Dampen the death knells; the Robertson Headframe may not be on its last legs — at least not yet. Yes, the demolition contract has been awarded. Yes, Miramar Northern Mining Ltd., the subsidiary of Newmont Mining that owns the site, is actively ticking the boxes needed to knock the iconic structure down. And yes, even if save-the-headframe mania won the day at City Hall, there are still major legal issues surrounding the transfer of liability from a company to a public government.
Yet for this all this, Yellowknife’s towering 8-bit cigarette is still standing, several months into prime blowing-stuff-to-smithereens season, and several months after reports that it would be taken down by late spring.
EDGE spoke to Miramar’s general manager Scott Stringer on Tuesday, and was surprised to learn he’s “still optimistic” that a deal can be reached to save the 76-metre building.
The company is preparing the pre-demolition paperwork, but — “We’re still hoping we can find a way to keep it.”
His company’s legal team has been looking for solutions to the seemingly unsolvable legal Catch-22 that lead to the structure’s apparent death sentence last year — essentially Newmont/Miramar is willing to transfer ownership, but only to groups that can “fully indemnify [the company] of any financial or environmental liabilities that might be associated with [the headframe].” The City, in turn, cannot legally take on that much liability. And Miramar is still open to new demolition-prevention options, even if previous ideas have been half-baked, though well-intentioned. Optimistic as he is, Stringer wouldn’t confirm if Miramar is currently in discussion with the City or other groups, citing confidentiality.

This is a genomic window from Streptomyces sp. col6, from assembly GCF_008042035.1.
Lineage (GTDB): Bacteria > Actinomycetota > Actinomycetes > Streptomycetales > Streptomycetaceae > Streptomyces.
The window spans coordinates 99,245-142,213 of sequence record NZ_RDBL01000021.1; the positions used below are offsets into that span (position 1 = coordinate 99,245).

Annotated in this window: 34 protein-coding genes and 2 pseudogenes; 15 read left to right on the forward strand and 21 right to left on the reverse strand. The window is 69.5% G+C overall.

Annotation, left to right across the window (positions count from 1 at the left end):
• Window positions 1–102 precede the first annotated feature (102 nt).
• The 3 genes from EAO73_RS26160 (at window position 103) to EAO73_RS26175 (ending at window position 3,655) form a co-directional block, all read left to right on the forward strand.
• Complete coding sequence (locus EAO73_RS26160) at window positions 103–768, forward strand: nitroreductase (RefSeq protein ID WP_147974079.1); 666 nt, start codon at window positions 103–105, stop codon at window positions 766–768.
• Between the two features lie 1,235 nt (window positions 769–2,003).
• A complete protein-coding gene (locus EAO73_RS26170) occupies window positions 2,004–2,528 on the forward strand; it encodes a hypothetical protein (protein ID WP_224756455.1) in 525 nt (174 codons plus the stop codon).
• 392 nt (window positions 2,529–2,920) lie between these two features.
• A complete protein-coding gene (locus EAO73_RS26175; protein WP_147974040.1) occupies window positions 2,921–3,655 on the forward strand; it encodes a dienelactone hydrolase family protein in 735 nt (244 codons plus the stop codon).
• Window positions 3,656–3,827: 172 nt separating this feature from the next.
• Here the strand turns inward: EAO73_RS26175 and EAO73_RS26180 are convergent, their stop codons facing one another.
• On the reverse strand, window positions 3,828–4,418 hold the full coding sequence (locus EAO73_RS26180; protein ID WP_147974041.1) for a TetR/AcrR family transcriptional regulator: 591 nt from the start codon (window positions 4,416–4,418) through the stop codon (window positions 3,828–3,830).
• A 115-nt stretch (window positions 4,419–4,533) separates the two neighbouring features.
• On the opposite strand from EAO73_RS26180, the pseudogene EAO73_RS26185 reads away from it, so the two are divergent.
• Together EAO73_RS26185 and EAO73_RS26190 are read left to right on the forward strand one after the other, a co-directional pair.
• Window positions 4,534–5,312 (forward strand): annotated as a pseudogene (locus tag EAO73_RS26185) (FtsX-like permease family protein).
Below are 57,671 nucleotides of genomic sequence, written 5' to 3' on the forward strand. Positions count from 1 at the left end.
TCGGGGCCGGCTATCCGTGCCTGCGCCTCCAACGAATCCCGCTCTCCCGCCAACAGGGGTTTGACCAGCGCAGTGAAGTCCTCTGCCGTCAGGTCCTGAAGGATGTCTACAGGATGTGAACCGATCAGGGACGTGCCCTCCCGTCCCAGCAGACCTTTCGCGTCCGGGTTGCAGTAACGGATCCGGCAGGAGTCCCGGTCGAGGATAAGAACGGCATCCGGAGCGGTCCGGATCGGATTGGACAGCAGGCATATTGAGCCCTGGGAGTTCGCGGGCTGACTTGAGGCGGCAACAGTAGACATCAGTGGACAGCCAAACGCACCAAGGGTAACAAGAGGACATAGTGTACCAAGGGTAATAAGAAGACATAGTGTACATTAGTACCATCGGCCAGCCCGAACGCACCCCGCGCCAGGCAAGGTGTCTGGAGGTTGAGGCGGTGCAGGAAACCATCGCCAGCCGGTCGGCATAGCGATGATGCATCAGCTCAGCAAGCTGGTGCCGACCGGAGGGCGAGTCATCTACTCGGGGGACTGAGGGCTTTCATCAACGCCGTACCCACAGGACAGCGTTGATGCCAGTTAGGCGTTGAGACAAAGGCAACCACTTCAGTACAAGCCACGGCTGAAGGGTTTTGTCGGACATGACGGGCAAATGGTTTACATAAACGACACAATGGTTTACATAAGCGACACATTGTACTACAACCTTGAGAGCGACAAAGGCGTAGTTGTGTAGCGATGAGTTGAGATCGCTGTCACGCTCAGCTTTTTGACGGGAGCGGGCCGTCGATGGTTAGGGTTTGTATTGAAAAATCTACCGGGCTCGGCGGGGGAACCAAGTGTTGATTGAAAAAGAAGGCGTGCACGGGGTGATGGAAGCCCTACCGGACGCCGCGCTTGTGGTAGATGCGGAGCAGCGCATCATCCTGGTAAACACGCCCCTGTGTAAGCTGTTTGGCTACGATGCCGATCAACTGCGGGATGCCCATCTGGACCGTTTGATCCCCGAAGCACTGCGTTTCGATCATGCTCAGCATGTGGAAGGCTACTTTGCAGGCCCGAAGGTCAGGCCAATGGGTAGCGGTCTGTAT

Mayor Mark Heyck, for his part, told EDGE that he’s “not aware of any additional discussions regarding the headframe since Council discussed it last year.” This was echoed by the City’s director of communications, Nalini Naidoo: “As far as we know, City Staff (this does not include elected officials) have not contacted Newmont Mining about the preservation of the headframe.”
So it’s not time for headframe-heads to start popping champagne bottles. But demolition is not moving forward as quickly as some predicted when the demolition contract was awarded in March of this year.
Stringer said his company is preparing the pre-demolition paperwork — WSCC permission for blasting, municipal development permits — but they’re in no rush: “We’re still hoping we can find a way to keep it.”
And while “the contractor [Winnipeg-based Rakowski Cartage & Wrecking Ltd.] is ready to go,” no dates have been set, said Stringer. Even if demolition proves unavoidable, it may not happen this year.
“The drop-dead date is in line with [the mine site’s] closure plan… We’ve delayed the demolition since 2003 since shutting down, hoping we could find a resolution and we’re still working on that… we still have some time left on the water license in 2017, 2018.”
If Miramar has to pull the trigger, the surrounding buildings, like the collar house and the bit shop, will be dismantled. Then with the push of a button — or, who knows, a Wile E Coyote plunge of the dynamite trigger — the head frame will come crashing down in a controlled explosion. That is, unless Stringer’s optimism proves well-founded.